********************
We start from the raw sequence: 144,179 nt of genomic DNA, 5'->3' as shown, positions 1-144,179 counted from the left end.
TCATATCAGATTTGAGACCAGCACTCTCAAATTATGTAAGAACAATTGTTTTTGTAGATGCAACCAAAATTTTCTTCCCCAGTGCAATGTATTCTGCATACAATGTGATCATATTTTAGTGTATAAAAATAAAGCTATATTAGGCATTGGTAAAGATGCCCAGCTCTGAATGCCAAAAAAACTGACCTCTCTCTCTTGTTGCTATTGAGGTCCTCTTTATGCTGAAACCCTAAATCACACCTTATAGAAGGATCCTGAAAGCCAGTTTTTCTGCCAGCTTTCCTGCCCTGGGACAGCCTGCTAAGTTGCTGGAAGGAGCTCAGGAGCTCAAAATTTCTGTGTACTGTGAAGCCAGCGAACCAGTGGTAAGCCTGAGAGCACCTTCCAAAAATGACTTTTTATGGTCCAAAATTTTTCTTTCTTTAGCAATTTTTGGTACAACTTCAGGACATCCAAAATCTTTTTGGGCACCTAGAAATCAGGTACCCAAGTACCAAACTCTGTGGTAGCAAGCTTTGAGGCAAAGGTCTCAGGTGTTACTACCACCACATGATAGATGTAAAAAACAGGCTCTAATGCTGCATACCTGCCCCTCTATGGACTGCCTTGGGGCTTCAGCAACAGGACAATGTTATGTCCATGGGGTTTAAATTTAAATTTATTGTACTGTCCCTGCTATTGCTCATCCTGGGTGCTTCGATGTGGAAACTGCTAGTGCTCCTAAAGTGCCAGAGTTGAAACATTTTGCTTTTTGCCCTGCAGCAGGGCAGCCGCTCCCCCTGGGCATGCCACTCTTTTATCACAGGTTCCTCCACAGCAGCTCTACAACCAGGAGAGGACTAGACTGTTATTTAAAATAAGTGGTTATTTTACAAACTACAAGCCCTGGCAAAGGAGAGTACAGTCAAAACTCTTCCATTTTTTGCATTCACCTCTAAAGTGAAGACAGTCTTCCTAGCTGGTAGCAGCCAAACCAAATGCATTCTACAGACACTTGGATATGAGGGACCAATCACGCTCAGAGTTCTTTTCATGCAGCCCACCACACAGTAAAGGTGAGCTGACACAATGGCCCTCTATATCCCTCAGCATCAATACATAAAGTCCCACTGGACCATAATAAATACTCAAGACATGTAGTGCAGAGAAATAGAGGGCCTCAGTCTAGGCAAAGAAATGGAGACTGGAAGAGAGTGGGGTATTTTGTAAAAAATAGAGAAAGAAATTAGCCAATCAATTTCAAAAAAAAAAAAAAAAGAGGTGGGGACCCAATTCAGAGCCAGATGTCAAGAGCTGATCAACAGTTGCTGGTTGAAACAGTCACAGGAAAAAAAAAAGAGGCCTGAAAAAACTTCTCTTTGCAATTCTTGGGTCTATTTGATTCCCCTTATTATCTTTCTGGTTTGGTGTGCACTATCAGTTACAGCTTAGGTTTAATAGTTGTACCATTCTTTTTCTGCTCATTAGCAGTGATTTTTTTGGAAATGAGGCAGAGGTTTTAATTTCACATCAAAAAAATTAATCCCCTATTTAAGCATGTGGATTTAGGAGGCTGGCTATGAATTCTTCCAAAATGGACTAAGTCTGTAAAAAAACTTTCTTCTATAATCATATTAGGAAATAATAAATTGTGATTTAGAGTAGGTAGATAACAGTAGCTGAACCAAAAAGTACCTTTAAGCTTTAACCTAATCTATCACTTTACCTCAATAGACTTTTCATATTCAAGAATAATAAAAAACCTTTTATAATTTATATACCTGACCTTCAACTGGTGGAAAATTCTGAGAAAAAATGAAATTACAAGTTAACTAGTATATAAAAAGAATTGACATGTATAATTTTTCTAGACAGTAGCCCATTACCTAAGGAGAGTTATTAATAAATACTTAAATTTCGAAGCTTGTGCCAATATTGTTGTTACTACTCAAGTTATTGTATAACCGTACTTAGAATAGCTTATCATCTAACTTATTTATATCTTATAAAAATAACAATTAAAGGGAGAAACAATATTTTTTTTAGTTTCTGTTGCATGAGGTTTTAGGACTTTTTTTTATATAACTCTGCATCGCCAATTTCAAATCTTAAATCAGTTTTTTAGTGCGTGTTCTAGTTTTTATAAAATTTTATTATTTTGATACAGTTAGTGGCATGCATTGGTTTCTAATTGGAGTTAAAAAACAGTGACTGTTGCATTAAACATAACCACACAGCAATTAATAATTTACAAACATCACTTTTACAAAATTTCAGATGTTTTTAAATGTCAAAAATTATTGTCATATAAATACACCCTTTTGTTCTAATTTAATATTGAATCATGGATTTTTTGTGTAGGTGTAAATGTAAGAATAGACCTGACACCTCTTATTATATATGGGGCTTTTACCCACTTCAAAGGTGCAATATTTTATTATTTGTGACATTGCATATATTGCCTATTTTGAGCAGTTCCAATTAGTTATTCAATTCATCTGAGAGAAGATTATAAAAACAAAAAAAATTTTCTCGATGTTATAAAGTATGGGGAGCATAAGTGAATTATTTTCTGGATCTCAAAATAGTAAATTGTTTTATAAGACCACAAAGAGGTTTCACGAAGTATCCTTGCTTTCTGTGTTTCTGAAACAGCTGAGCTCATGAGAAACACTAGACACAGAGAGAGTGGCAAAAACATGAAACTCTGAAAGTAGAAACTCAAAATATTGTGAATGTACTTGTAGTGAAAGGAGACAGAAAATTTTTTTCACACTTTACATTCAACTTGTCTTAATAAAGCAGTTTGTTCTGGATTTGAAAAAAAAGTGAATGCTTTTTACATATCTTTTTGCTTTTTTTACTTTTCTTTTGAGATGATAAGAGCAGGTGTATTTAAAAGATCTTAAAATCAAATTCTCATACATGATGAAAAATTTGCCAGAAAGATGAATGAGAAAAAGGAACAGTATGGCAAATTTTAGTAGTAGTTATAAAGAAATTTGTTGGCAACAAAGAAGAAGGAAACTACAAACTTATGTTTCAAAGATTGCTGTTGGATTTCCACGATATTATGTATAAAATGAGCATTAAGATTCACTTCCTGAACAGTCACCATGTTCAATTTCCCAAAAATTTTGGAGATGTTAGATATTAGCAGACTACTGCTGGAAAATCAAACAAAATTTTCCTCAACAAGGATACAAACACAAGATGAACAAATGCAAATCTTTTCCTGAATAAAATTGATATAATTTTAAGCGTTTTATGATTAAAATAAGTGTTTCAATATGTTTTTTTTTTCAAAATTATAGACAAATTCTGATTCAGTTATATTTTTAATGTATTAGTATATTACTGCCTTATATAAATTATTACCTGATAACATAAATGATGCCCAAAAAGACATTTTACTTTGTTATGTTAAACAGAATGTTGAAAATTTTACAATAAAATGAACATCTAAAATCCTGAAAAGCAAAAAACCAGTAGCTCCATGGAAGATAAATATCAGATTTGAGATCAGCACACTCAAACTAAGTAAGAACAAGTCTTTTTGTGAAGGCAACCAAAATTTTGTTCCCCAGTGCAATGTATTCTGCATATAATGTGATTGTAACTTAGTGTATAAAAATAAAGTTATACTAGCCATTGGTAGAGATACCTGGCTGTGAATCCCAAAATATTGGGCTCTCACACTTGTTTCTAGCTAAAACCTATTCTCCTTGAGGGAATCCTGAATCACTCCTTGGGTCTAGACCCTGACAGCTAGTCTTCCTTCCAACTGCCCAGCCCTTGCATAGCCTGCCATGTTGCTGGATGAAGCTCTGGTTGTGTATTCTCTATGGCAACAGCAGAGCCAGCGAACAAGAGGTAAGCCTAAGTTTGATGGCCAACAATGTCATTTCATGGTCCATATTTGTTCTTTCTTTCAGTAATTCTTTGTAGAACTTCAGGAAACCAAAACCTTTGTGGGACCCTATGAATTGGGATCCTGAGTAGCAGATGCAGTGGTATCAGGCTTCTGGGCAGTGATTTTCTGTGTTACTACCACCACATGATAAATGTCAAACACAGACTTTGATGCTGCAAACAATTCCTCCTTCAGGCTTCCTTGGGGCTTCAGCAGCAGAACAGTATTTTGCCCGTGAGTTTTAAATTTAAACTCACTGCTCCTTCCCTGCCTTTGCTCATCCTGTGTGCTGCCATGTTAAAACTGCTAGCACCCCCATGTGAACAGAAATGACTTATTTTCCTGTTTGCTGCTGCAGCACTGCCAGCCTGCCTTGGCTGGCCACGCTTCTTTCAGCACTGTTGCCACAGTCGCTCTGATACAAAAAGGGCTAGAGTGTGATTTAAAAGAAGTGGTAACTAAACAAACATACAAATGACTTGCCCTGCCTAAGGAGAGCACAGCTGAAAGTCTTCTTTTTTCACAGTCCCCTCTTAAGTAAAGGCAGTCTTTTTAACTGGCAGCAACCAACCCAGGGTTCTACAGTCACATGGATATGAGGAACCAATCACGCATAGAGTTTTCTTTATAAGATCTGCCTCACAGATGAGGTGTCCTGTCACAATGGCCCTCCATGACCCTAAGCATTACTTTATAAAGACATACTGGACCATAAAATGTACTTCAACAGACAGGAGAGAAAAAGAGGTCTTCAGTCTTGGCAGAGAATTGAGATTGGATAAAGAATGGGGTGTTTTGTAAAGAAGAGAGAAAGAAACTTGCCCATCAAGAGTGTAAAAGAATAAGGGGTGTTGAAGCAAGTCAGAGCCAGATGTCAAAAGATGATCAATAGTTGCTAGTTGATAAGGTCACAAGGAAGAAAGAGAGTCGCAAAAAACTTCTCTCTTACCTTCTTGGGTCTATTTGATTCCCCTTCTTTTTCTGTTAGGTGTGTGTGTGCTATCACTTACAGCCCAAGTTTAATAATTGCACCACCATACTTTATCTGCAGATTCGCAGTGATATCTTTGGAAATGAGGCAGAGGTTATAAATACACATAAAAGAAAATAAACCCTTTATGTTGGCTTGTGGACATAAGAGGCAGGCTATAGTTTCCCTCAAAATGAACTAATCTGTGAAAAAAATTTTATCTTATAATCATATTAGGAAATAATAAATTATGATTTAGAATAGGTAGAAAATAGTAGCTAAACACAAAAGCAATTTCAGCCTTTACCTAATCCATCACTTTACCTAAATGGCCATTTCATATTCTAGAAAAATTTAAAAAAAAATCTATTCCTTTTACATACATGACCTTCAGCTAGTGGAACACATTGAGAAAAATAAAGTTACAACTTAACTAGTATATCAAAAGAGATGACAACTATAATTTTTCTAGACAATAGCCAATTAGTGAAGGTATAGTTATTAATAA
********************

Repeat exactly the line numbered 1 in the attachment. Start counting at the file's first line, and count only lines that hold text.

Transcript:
We start from the raw sequence: 144,179 nt of genomic DNA, 5'->3' as shown, positions 1-144,179 counted from the left end.